In patients with severe abdominal pain due to the progression of cancer or chronic pancreatitis, pain management is of utmost priority. Unfortunately, standard pain management therapy, such as opioid-based medications, can have unwanted side effects.
One of the main issues with pain medications is that they can stop working as well over time. As the patient takes more medication to achieve relief, the body builds up a resistance, or tolerance, to the medication. This renders the medicine less effective at relieving pain.
The celiac plexus nerve block is a viable option for lasting pain relief.
What is the Celiac Plexus Nerve?
The celiac plexus nerve is responsible for carrying pain signals to your brain from the abdominal area. When something painful is happening in your abdominal area, this nerve reports the pain to your brain, which you then feel.
Why does cancer hurt so much? When destructive cells grow out of control, these tumors cause tissue and nerve damage in the area, producing severe pain. Abdominal pain can stem from advanced cancers of the lungs, intestines, colon, kidneys, liver, pancreas, stomach, abdominal muscles, or other organs and structures.
Chronic pancreatitis, or persistent, painful inflammation of the pancreas, is another condition that may warrant a celiac plexus nerve block. This is because the celiac plexus nerve is also responsible for carrying the pain signals from the pancreas to the brain.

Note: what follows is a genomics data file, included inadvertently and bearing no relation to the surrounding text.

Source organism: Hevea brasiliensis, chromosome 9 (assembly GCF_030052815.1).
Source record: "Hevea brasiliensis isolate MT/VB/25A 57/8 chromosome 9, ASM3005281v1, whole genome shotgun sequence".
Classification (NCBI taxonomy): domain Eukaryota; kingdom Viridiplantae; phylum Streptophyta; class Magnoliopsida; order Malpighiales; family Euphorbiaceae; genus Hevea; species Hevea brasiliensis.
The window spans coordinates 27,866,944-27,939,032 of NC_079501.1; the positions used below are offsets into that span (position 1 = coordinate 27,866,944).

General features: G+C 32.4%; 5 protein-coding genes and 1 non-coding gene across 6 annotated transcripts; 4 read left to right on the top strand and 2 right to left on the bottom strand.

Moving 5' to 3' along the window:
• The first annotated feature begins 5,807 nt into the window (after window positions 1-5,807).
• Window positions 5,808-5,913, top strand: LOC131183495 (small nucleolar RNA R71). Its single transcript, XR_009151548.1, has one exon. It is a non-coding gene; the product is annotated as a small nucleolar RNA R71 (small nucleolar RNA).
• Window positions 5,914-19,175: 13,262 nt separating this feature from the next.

How Can Blocking the Celiac Plexus Nerve Help For Pain Management?
The celiac plexus nerve can be blocked with a numbing medication in order to silence the pain signals that travel along this nerve. Once pain signals from this nerve are no longer reaching the brain, pain is relieved.
This procedure is done using a light anesthetic to help sedate the patient. Once the patient is in a face-down position, the doctor will numb the area along the spine where the celiac plexus nerve branches out.
Contrast dye and an x-ray are used to confirm that the medication will be going into the correct nerve. A pain medication is then injected into the nerve bundle to halt the pain signals from traveling through it.
Will I Have to Get Additional Injections?
The celiac plexus nerve block is quite effective, but works differently for each person. Some patients may need a couple of injection treatments while others may need a dozen.
The amount of pain relief gained from each injection also differs for each patient. Some people experience pain relief for days after their injection, while others don’t need any further injections. It’s important to note that additional injections usually offer longer lasting pain relief than was achieved with the first injection.
Be sure to follow up with your pain management doctor to confirm that everything possible is being done to help relieve your pain. By staying on top of your pain, you can live a better quality of life and resume the activities that you love.
Celiac Plexus Nerve Block in Los Angeles
Advanced Pain Medical Group provides a compassionate, expert pain management team for those wanting to explore the option of a celiac plexus nerve block. Contact us today to learn more.